In the early 19th century, the Danish currency was 1 daler (dollar) = 6 mark. 1 mark = 16 skilling (shillings).

The symbol for a mark was this:

enter image description here

Is this symbol available in Unicode?


As promised in a comment to @Wolff, here is an example from Hans Christian Andersen's book "En digters Bazar" (from 1842). He explains that a Guilder is worth 5 Marks and 8 Shillings:

enter image description here

  • Interesting question. I have never seen that symbol in my life. One hell of a complex symbol for a basic currency! Commented Jul 3, 2017 at 20:05
  • I have never seen this symbol either. And I am from Denmark, love typography and even collected danish coins when I was a kid! Gonna have to see if I can find an example somewhere. Maybe it was mainly used in financial tables and the like and not so much on coins and in books? I am curious about why you need the symbol ...
    – Wolff
    Commented Jul 4, 2017 at 16:07
  • @Wolff The symbol was used when writing amounts. The daler was, I think, simply abbreviated (Rdlr. for Rigsdaler or something), the Mark was specified with the above symbol, and the Skilling was indicated by an italic ß. I'll edit my text above to include an example from literature.
    – oz1cz
    Commented Jul 4, 2017 at 19:41
  • @oz1cz Rigsdaler is generally abbreviated rdl. in current Danish orthography; Ordbog over det danske sprog tells me that rd., rdr., and rdlr. have all been used as well previously. Commented Jul 4, 2017 at 21:12

2 Answers 2


The Nordic Mark Sign is U+20BB. The example is shown here: https://symbl.cc/en/20BB/

Your example looks like a different design, perhaps depending on the font?? Or perhaps the Danish version was different?

There are some fonts which have a glyph - but again these look like different designs. See those shown here: http://www.fontspace.com/unicode/char/20BB-nordic-mark-sign

  • No its the mark that is 1/6th of a daler
    – joojaa
    Commented Jul 4, 2017 at 11:45
  • @joojaa You may be right, but is it the same symbol perhaps, but only with a different design? Or was the Danish mark different from the Nordic one? Were there different ways to write it perhaps that differed by country? Take for example the British pound "£" symbol often written or shown in old documents as ₤, or L (for Libra), there are many ways to write it, and many designs, but they were all ultimately versions of the same symbol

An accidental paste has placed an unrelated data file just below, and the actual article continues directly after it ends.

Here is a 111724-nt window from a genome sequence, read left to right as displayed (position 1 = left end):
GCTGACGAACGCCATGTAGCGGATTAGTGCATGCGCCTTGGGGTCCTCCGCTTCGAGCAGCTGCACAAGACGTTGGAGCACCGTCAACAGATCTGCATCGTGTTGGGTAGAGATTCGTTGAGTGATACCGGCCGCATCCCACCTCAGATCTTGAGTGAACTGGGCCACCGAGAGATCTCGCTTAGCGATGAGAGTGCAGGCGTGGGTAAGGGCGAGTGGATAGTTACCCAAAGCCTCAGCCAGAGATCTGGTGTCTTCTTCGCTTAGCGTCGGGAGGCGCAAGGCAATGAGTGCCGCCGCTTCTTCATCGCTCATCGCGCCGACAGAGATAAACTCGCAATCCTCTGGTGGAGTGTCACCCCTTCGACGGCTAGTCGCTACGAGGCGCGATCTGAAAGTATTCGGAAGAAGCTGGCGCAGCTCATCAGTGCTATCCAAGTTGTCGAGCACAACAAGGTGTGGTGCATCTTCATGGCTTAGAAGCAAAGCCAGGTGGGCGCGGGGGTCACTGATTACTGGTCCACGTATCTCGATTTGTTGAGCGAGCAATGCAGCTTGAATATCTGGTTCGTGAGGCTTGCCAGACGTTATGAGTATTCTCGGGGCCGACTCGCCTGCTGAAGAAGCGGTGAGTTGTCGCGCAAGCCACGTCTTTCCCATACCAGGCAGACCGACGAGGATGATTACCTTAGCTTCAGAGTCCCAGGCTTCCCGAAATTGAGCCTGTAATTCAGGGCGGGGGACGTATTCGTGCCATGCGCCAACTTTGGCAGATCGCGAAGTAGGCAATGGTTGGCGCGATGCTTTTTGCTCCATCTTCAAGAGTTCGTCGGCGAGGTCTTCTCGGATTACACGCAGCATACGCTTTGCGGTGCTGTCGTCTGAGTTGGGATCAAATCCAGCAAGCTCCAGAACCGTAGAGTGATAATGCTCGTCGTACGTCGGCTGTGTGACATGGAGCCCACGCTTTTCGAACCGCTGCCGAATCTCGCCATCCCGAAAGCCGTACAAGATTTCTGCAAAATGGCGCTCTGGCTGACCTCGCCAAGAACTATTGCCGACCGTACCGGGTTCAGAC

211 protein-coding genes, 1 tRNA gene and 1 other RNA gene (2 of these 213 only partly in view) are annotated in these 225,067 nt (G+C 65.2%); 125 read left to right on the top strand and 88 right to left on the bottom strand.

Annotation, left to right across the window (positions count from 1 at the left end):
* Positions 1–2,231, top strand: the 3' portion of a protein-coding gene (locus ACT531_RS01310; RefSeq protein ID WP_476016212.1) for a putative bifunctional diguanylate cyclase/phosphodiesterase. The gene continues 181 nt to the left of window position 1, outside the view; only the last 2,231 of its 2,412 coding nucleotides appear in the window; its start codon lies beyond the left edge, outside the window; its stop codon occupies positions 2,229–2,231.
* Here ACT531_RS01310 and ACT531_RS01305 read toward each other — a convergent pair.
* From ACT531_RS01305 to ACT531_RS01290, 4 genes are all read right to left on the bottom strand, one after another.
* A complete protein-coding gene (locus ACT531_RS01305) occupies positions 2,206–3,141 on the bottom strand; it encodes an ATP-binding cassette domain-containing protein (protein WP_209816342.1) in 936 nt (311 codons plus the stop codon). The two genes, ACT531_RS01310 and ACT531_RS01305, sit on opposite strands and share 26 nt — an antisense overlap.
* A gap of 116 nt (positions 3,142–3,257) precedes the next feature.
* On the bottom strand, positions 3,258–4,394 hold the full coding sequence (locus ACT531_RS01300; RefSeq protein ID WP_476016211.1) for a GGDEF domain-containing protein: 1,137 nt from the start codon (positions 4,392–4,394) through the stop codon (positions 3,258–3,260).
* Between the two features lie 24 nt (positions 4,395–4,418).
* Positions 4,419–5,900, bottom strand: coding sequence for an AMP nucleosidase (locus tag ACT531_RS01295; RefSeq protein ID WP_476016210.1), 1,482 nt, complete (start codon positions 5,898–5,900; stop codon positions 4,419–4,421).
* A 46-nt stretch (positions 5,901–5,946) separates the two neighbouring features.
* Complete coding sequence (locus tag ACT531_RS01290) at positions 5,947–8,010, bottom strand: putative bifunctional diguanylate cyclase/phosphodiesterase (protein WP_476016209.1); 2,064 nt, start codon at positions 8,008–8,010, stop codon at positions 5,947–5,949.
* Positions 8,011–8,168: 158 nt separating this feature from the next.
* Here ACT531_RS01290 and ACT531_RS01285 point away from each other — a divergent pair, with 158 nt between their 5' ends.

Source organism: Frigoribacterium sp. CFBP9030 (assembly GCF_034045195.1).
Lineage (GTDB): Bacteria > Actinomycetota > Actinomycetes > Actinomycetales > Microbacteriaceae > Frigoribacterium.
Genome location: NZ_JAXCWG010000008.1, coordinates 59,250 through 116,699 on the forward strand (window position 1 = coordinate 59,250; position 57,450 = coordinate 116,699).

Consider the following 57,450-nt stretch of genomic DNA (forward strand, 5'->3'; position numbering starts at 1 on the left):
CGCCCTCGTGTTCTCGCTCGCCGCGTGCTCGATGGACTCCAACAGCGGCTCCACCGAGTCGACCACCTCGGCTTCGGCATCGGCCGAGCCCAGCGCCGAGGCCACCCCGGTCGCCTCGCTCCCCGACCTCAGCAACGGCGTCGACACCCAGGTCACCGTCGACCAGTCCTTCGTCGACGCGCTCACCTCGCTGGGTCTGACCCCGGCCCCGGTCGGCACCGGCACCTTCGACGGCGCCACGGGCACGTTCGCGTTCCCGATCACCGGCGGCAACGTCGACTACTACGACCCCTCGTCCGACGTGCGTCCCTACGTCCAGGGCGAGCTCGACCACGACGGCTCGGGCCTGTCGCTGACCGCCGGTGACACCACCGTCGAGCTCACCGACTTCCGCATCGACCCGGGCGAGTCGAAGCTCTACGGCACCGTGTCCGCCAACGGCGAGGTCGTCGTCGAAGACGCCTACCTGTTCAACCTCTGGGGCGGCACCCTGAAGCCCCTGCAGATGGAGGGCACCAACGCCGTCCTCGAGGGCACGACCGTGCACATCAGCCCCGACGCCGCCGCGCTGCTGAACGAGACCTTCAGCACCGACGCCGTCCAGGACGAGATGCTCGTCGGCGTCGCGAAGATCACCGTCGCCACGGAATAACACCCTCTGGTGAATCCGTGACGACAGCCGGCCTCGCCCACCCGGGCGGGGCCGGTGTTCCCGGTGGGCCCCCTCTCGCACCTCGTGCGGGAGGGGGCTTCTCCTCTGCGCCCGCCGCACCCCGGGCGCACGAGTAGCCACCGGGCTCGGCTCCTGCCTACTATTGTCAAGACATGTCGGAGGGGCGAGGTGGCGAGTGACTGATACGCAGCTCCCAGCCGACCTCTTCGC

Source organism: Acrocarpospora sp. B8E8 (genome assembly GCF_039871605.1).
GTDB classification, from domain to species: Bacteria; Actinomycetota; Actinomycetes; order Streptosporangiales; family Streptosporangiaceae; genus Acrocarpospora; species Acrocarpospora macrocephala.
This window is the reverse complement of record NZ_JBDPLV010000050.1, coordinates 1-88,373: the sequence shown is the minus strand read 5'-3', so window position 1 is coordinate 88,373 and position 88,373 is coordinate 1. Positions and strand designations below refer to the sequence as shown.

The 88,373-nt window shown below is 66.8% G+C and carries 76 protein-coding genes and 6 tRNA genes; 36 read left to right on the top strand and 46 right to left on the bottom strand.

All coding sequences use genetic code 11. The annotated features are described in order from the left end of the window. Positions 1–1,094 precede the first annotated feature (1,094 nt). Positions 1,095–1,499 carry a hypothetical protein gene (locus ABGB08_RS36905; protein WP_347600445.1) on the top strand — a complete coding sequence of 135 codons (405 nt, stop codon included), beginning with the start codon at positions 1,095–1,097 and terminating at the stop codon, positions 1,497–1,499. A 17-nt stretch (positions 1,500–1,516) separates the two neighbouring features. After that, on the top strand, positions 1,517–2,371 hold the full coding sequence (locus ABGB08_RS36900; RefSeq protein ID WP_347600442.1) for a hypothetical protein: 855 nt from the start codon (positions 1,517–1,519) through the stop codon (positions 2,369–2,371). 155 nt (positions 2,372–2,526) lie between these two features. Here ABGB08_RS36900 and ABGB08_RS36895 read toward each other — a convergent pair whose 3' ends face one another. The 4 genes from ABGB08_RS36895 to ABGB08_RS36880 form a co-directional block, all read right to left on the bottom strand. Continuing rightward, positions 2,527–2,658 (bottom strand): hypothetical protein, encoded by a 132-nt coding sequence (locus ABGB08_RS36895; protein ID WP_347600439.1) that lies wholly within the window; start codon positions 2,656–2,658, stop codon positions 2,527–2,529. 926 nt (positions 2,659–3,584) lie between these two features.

– Billy Kerr
    Commented Jul 4, 2017 at 12:14
  • @BillyKerr, the discription in the Unicode standard does indeed say "early representation of the Mark currency used in Denmark and Norway", but I've never seen the symbol in the Unicode standard in actual use. However, as you point out, there could easily have been many different designs.
    – oz1cz
    Commented Jul 4, 2017 at 14:23
  • 1
    @oz1cz - OK, so looks like your main problem is going to be trying to find a font with that particular glyph. If you really want to use it, perhaps consider using a graphic instead, such as an SVG. Here's one I made using Inkscape just by auto tracing - if you want it feel free to use it filedropper.com/danishmark
    – Billy Kerr
    Commented Jul 4, 2017 at 15:02

The character is encoded in the private use area of the Medieval Unicode Font Initiative (MUFI) as  *U+F2F1 OLD FOURISH MARK SIGN (see the MUFI Character recomendation v4.0, pore specifically p.115 of this pdf). Note that this is private use character, so it can appear very differently on different fonts, you need a font which follows a recent version of the MUFI recommendation. This character  is encoded in Junicode.

Note that MUFI also has a similar sign (with one flourish less) encoded just before,  *U+F2F0 OLD MARK SIGN and the specification discusses the possible unification with the Unicode character ₻ U+20BB NORDIC MARK SIGN discussed by @BillyKerr in their answer.

Given the time previous encoding in Unicode of MUFI characters took, is that any progress towards the coding of these character(s) in Unicode will take several years.

  • that is a great find!
    – Luciano
    Commented Jul 20, 2021 at 15:16
  • Very nice! Thank you!
    – oz1cz
    Commented Jul 21, 2021 at 11:12

Your Answer

By clicking “Post Your Answer”, you agree to our terms of service and acknowledge you have read our privacy policy.

Not the answer you're looking for? Browse other questions tagged or ask your own question.